Pittenweem, the picture-postcard fishing village where we are staying the weekend, is gearing up for its week in the British cultural spotlight hosting the Pittenweem Arts Festival (6-14 August). This dinky village, so tiny that it doesn’t have a cash machine, or even the ubiquitous Tesco Metro, hosts one of the best, most accessible art shows to be found anywhere. By accessible I mean that the art displayed is wide-ranging enough to please the culture-vultures (my in-laws) and Philistines (that will be me) alike. Gorgeous, colour-soaked abstract canvases jostle with simple pen and ink studies, blowsy floral whimsies and beautiful sea-inspired tapestries in this most egalitarian of art festivals.
Although Pittenweem boosts an unusually high number of galleries for such a bijou place, the ever-increasing number of artists who exhibit over the week means that the ground floors and gardens of many houses are co-opted and hung with paintings, dotted with sculptures and draped with textiles and decorative baubles. The village is always eye-achingly gorgeous, especially the Shore area, with its pastel tied fishermen’s cottages, tumbling gardens and step-gabled roofs, but it really comes alive in August. If you are anywhere near the east coast of Scotland come and have a browse around this uniquely homey art festival.
Even if nothing catches your eye art-wise there are always the home-baking stalls spilling out onto the pavement to tempt you. And the Cocoa Tree, where I use coffee-purchased wi-fi for the occasional blog post, has dangerously addictive chilli cocoa to sup while enjoying homemade crepes and other goodies. Great chocolate shop too. The fish and chip shop a few doors down is also a good find. Anstruther, the next village up, has a famous fish and chip shop (it boasts photos of celebs noshing with the plebes from cardboard trays). But Pittenweem Fish Bar is just as good at two-thirds of the price, with efficient staff to keep everyone in their place as they queue down the street for their portions of crisp-golden fish. And no cardboard tray-plates, just good old paper to unwrap while sitting on the harbour wall watching the fishing boats go out for the night.
One thing you might not find around here is gazpacho. Cullen skink or lentil soup yes, but probably not gazpacho. My mother-in-law and I have over the years toyed with the idea of making up and selling soup to hungry art buyers – with proceeds to Maggie’s, of course. But with their friends’ borrowed house already busy with father-in-laws paintings and the comings and goings of friends needing looked after, our good intentions have never come to fruition. But we decided on our fantasy soup menu ages ago and cooling gazpacho was top of the list. It is hot and thirsty work shlepping up and down the narrow wynds that lead from harbour to the headland area and gazpacho would, I’m sure, be a welcome repast. Both thirst-quenching and substantial. Maybe one day.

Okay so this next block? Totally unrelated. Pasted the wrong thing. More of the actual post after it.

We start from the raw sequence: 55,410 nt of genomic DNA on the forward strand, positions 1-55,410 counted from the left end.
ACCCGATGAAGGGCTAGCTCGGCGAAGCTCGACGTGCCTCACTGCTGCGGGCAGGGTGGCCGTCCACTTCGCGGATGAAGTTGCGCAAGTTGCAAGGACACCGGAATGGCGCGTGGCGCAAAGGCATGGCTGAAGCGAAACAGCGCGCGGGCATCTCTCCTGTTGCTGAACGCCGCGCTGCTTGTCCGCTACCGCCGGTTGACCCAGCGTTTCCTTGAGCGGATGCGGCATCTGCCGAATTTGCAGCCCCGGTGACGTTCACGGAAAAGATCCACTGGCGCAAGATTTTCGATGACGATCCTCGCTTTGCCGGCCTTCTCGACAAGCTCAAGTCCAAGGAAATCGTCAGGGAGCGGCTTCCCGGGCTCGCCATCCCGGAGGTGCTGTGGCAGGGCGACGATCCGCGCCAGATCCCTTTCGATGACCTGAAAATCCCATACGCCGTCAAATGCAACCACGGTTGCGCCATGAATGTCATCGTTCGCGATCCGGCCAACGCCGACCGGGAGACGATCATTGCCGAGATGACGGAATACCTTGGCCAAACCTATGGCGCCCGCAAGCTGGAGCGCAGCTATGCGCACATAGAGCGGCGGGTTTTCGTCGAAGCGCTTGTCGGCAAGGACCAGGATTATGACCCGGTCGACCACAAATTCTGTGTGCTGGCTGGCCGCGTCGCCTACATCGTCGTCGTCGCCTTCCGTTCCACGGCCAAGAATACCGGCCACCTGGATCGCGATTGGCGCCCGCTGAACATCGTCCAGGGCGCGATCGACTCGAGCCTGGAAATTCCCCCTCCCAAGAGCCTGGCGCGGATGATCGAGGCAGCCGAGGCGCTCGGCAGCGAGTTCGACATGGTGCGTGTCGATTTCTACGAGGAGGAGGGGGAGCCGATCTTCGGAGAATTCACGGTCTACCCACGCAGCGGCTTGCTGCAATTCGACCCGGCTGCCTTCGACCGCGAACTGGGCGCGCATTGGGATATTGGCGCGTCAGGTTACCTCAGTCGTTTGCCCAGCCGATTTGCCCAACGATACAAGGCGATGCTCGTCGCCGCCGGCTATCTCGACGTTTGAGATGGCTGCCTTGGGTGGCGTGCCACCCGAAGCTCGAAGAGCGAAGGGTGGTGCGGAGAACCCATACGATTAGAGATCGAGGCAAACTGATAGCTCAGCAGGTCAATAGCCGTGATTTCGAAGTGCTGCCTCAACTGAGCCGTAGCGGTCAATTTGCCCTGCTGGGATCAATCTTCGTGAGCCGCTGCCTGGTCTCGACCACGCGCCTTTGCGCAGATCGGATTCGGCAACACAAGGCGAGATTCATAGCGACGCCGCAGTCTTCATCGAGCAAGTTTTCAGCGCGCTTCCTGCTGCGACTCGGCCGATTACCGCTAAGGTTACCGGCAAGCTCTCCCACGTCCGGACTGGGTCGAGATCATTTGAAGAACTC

This globally-enjoyed soup from southern Spain is the perfect recipe for the non-cook, the hot and bothered, the tired, the rushed and really anyone who loves their vegetables. If you’ve tried gazpacho before but never made it, you are in for a pleasant surprise. It is one of those recipes that requires very little but gives so much – taste, looks, body, aroma, nutrients in abundance and what I call the ‘nurture factor’ – that feeling of well-being you get from doing something that combines pleasure and virtue.
Gazpacho is also my ultimate summer soup, maybe even summer recipe – full-stop. In a contest to decide what is the most summery soup, gazpacho would undoubtedly walk it. Like lots of seasonal soups gazpacho relies on top-notch ingredients; in this case sun-ripened tomatoes and peppers, refreshing cucumbers and pungent garlic and onions. But unlike many soups, you just roughly chop everything, bung it in a food processor or blender and, ‘hey presto’, soup. Maybe add some garnishes, some ice cubes and definitely chill it in the fridge, but essentially it is the Brad Pitt or Halle Berry of soups – effortlessly gorgeous. Minimal effort, maximum taste.
The reason I am rather pretentiously calling this a non-purist’s gazpacho is because it lacks an essential authentic ingredient – bread. Call me crazy, but I’m just not sold on the whole bread-as-thickener thing. Float some olive-oiled baked cubes of the stuff on top, fine, but leave it out of my blender. But if you wish to go the purist route chop up some crust-free stale white country type bread (about a cup) and soak it in the chopped tomatoes, vinegar and olive oil for half an hour before blending everything together.